Its growth and sophistication, in breadth and depth, continues, as this report from the Wall Street Journal indicates.
“LOS ANGELES -- After nearly two decades fighting gangs, Los Angeles County Sheriff's Detective Robert Lyons thought he had seen it all. Until he saw members of the Bloods and the Crips -- rival gangs that spent years in brutal conflict -- meeting amiably in a restaurant.
"They were talking. There was hugging and high-fiving. It was unbelievable," Mr. Lyons said. He has heard a refrain from gang members: Red (the Bloods) and blue (the Crips) make green (money).
“Gangs that were once bloody rivals now are cooperating to wring profits from the sale of illegal drugs and weapons, law-enforcement officials and gang experts say. In some cases, gangs that investigators believed to be sworn enemies share neighborhoods and strike business deals. The collaboration even crosses racial lines, remarkable in a gang world where racial divisions are sharp and clashes are often racially motivated.
"You see African-Americans dealing with Hispanics on obtaining narcotics and weapons. We're seeing Hispanic gang members involved with the Eastern European criminal figures," said Robert W. Clark, acting special agent in charge of the criminal division of the Los Angeles field office of the Federal Bureau of Investigation. "Where they see opportunities to collaborate, they do."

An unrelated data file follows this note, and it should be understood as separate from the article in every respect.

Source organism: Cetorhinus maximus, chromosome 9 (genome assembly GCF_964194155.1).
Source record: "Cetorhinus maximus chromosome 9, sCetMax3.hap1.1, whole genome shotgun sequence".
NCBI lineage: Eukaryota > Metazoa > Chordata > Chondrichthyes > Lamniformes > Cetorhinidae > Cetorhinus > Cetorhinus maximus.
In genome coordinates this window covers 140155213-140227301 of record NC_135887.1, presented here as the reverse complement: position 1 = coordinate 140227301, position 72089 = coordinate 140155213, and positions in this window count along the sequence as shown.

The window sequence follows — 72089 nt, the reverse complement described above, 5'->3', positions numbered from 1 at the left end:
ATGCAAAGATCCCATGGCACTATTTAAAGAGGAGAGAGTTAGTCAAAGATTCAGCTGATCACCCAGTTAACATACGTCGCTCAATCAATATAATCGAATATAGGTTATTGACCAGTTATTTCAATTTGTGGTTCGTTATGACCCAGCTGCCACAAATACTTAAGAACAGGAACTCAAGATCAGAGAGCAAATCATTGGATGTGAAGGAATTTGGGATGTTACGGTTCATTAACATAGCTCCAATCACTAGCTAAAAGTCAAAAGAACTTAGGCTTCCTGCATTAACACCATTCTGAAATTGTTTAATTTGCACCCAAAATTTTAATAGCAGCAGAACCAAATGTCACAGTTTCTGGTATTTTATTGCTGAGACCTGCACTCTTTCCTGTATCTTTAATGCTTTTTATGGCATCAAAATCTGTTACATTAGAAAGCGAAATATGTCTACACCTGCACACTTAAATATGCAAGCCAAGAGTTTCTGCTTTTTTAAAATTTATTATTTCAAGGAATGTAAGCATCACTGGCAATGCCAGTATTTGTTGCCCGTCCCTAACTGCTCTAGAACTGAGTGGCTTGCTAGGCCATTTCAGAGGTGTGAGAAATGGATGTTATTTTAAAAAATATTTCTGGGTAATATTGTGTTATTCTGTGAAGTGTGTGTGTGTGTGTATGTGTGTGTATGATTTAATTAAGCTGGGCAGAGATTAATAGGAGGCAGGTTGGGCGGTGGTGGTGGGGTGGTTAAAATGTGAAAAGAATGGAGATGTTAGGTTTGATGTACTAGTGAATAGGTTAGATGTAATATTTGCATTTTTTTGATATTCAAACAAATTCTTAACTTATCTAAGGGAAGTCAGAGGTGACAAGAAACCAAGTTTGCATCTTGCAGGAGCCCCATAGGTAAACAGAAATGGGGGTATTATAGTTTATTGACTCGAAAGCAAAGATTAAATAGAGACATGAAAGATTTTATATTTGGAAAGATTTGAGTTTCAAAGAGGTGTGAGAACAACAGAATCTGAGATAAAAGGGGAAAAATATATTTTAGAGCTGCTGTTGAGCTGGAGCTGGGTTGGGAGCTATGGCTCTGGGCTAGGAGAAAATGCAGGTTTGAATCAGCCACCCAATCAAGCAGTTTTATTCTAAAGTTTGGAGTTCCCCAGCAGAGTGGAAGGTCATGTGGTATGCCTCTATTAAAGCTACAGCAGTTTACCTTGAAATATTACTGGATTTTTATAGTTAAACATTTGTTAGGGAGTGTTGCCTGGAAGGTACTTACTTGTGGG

“Gang activity has been one of the most intractable crime problems facing Southern California for decades, terrorizing communities, claiming hundreds of lives a year in some periods and also breeding a nexus of criminal activity that has been exported to other communities. Los Angeles, along with Chicago, has long been considered one of the centers of gang activity in the U.S.
“But gang-related violence is at a 30-year low in Los Angeles, according to experts. Gang-related homicides in Los Angeles totaled 128 in through October of this year, compared with 312 in all of 2002. All reported gang-related crimes, including rape, assault and robberies, totaled 4,899 through October, compared with 7,432 in 2002.
“The sharp drop is undoubtedly a landmark success for law-enforcement officials and policy makers, who have used aggressive policing and rehabilitation programs to tackle the problem. But the reports of alliances between formerly warring gangs potentially offers a different explanation: Gangs are committing less violence because they are partnering on criminal activity, creating new challenges for law enforcement.
"Now, instead of having 200 guys that are arch-enemies with 200 other guys, you have 400 guys working together against law enforcement," said the sheriff's detective, Mr. Lyons.”